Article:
If you are taking an allergy medication, or any other medication that you believe is causing your eyes to burn, make sure you discuss your concerns with your doctor before discontinuing use.
Burning eyes caused by a dry eye condition can usually be relieved with frequent use of lubricating eye drops (also called artificial tears). When selecting a brand of artificial tears, consider one that is preservative-free — particularly if you plan to use the drops frequently. If your discomfort continues, let your doctor know, since there are other dry eye treatments that may be more effective and also help relieve your burning eyes.
Cool compresses gently applied over your closed eyelids can also help soothe burning eyes.
SEE ALSO: How to use eye drops without spilling
What to do if you get sunscreen in your eyes
Sunscreen is an absolute must for both children and adults to protect skin from the sun’s dangerous UV rays. But these products cause more than their fair share of burning eyes.
Getting sunscreen in your eyes at the beach is a common cause of burning eyes.
Although getting sunscreen in your eyes won’t cause any permanent damage, it can cause significant burning and eye inflammation.
If you wear contact lenses, the first thing you should do if you get sunscreen in your eyes is remove your contacts. Next, flush your eyes with a lubricating eye drop or artificial tear if you have either product handy.
It’s best to avoid rinsing your eyes with tap or bottled water. Both can harbor microorganisms that can cause serious eye infections such as Acanthamoeba keratitis. So it’s always a good idea to take a bottle of sterile eye wash liquid or artificial tears with you to the beach — whether or not you wear contact lenses.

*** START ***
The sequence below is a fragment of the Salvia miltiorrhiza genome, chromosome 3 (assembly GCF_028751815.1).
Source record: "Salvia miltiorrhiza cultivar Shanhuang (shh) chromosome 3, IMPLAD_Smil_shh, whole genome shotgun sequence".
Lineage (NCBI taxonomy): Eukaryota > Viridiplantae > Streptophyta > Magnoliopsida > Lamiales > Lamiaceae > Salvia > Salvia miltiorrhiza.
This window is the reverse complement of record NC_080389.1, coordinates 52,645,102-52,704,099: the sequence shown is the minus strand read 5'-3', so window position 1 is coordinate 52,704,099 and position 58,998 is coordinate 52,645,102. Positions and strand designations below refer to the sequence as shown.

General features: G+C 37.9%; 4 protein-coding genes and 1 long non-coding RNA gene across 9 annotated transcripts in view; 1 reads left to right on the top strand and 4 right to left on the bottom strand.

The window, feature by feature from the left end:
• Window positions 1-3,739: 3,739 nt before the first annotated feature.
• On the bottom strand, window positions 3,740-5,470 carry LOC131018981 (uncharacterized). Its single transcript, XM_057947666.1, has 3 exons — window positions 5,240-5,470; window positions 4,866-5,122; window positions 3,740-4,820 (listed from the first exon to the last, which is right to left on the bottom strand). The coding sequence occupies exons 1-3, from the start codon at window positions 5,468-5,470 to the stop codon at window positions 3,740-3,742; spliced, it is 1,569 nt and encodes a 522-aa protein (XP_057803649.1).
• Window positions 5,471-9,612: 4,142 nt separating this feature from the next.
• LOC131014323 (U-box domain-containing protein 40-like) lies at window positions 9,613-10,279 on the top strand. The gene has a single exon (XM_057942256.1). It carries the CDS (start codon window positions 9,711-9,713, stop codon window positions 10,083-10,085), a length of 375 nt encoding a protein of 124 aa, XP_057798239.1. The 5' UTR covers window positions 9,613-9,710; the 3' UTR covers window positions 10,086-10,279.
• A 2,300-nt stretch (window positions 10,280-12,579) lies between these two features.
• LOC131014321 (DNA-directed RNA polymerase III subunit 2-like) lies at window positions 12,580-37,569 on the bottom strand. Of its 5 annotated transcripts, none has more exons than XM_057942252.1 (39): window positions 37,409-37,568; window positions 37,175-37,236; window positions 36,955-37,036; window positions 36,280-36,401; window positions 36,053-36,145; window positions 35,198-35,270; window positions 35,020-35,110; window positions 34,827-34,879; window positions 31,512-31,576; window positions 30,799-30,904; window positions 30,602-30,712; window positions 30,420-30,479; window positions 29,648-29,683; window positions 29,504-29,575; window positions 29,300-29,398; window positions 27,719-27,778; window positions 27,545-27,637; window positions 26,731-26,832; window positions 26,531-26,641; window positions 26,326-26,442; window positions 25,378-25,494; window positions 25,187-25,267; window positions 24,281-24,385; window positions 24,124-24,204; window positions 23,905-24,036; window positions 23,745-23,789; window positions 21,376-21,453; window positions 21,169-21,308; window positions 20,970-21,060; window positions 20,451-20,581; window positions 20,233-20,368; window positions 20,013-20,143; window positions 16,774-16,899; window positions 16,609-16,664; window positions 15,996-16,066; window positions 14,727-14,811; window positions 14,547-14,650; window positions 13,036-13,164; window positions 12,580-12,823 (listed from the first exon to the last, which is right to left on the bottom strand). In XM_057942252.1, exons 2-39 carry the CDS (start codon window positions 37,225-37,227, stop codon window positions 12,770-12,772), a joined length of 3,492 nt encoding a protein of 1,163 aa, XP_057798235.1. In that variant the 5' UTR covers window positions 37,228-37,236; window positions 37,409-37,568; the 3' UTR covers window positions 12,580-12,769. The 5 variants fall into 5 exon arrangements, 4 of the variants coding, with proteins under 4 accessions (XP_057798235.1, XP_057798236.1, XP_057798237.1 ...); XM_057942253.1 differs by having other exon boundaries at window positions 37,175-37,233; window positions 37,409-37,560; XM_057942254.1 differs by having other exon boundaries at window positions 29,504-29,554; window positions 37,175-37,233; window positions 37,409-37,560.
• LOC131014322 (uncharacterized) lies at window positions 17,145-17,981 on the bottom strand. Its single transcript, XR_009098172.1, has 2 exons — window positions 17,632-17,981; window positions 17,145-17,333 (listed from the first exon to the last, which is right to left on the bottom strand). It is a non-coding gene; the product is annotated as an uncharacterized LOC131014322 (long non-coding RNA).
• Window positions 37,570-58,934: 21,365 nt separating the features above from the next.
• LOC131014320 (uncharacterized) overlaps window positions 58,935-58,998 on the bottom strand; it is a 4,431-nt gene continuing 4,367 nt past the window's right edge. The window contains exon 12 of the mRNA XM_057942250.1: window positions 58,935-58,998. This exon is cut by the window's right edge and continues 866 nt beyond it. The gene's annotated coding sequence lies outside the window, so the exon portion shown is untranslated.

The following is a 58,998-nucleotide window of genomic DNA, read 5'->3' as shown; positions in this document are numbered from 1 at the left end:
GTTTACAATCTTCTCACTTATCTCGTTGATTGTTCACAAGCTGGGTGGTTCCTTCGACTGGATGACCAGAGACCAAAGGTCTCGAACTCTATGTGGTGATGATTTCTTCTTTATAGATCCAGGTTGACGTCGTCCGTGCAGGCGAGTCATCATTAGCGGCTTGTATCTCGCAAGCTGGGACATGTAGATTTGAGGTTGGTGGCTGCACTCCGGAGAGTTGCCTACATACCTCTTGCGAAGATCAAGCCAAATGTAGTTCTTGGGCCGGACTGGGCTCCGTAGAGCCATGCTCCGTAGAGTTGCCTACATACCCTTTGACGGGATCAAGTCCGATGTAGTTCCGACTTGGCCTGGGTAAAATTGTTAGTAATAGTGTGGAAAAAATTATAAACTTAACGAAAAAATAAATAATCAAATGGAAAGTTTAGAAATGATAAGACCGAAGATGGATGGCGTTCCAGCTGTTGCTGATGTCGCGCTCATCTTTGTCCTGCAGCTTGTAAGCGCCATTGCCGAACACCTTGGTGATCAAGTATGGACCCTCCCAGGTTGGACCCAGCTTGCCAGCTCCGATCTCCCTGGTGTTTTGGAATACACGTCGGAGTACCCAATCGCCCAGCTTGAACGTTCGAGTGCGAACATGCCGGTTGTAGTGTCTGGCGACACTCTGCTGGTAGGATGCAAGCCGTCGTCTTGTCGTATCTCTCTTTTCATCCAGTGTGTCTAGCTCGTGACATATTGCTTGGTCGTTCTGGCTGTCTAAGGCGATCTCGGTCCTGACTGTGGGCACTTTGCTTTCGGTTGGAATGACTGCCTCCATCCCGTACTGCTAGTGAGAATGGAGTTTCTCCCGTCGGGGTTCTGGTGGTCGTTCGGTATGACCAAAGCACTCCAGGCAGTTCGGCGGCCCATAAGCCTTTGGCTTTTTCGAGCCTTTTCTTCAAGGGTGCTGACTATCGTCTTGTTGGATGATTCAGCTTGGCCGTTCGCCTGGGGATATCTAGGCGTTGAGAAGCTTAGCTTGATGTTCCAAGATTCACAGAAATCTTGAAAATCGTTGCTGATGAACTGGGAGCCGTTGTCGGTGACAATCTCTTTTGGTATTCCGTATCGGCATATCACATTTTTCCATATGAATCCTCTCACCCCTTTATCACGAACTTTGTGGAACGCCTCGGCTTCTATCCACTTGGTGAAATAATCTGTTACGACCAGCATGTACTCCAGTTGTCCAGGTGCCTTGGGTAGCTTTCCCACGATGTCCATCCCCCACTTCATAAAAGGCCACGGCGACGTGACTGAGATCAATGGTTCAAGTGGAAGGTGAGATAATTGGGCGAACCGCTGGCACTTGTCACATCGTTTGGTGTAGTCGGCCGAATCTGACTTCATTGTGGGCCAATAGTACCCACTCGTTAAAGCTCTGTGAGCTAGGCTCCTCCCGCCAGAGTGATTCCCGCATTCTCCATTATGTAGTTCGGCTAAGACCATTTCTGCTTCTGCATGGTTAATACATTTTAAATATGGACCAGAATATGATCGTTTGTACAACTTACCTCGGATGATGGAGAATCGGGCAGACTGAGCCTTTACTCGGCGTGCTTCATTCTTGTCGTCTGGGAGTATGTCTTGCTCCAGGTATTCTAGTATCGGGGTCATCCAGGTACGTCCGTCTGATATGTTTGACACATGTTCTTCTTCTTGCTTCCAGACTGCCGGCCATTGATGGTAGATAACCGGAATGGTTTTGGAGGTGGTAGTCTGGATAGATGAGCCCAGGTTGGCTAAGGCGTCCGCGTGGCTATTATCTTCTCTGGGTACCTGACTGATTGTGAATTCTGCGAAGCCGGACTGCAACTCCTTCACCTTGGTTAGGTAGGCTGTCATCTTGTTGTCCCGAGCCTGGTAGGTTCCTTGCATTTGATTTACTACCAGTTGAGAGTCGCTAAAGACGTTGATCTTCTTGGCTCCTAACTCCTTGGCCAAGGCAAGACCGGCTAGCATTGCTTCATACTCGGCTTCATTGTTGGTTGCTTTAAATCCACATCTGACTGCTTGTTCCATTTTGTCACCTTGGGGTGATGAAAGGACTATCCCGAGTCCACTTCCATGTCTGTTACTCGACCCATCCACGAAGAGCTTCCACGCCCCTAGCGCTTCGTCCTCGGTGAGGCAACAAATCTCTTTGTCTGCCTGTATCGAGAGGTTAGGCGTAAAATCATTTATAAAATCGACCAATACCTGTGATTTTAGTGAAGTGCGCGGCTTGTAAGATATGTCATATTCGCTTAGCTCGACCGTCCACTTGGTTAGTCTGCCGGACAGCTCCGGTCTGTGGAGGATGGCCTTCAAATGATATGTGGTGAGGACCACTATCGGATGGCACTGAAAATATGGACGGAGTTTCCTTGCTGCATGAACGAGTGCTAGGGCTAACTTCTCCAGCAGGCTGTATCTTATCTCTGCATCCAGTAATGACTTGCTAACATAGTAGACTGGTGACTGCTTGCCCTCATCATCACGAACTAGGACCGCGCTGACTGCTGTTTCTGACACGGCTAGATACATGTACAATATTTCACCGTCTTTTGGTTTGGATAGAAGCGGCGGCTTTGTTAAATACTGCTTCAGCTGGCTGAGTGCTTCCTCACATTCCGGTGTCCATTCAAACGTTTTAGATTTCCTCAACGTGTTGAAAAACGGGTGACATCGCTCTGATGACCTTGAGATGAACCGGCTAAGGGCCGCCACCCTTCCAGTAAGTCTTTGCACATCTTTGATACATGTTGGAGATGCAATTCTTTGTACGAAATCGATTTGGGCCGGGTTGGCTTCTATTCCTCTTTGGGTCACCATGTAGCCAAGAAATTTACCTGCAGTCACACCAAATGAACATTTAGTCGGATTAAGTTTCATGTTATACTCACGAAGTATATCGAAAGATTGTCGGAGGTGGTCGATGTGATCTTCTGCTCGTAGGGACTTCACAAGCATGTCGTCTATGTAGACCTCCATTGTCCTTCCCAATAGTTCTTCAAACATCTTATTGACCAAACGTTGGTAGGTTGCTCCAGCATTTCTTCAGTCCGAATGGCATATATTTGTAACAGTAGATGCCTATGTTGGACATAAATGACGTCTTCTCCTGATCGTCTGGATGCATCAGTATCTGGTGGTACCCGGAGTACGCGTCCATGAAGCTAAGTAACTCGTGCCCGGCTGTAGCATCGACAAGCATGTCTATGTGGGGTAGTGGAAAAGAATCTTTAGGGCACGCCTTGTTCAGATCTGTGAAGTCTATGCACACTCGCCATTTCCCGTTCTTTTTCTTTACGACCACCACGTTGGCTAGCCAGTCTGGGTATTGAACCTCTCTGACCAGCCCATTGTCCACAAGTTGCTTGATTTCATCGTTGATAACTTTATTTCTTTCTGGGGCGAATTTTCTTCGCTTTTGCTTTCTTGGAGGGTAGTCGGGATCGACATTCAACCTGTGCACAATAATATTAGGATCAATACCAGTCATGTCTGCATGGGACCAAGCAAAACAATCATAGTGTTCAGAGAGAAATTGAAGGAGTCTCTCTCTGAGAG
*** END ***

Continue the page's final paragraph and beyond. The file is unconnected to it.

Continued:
Cold, wet compresses over closed eyes also help ease the sting of sunscreen in the eyes.
You can help the burning subside even more quickly by frequently applying preservative-free lubricating eye drops (every 20 minutes or so) until you feel better.
Also, if you wear contact lenses, consider switching to daily disposable contacts so you can immediately replace your lenses with fresh ones if you get a pair contaminated with sunscreen.
When to call a doctor
If your burning eyes are accompanied by pain or excessive light sensitivity, or if you have any eye discharge, blurred vision, eye floaters or flashes of light, double vision or other unexpected symptoms, contact your eye doctor right away for immediate attention.
Even if none of these additional symptoms occur, you should contact your eye doctor if your eyes continue to burn for more than a few days.
Page published in March 2019
Page updated in September 2021
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Uveitis | National Eye Institute
Uveitis treatments primarily try to eliminate inflammation, alleviate pain, prevent further tissue damage, and restore any loss of vision. Treatments depend on the type of uveitis a patient displays. Some, such as using corticosteroid eye drops and injections around the eye or inside the eye, may exclusively target the eye whereas other treatments, such immunosuppressive agents taken by mouth, may be used when the disease is occurring in both eyes, particularly in the back of both eyes.
An eye care professional will usually prescribe steroidal anti-inflammatory medication that can be taken as eye drops, swallowed as a pill, injected around or into the eye, infused into the blood intravenously, or, released into the eye via a capsule that is surgically implanted inside the eye. Long-term steroid use may produce side effects such as stomach ulcers, osteoporosis (bone thinning), diabetes, cataracts, glaucoma, cardiovascular disease, weight gain, fluid retention, and Cushing’s syndrome. Usually other agents are started if it appears that patients need moderate or high doses of oral steroids for more than 3 months.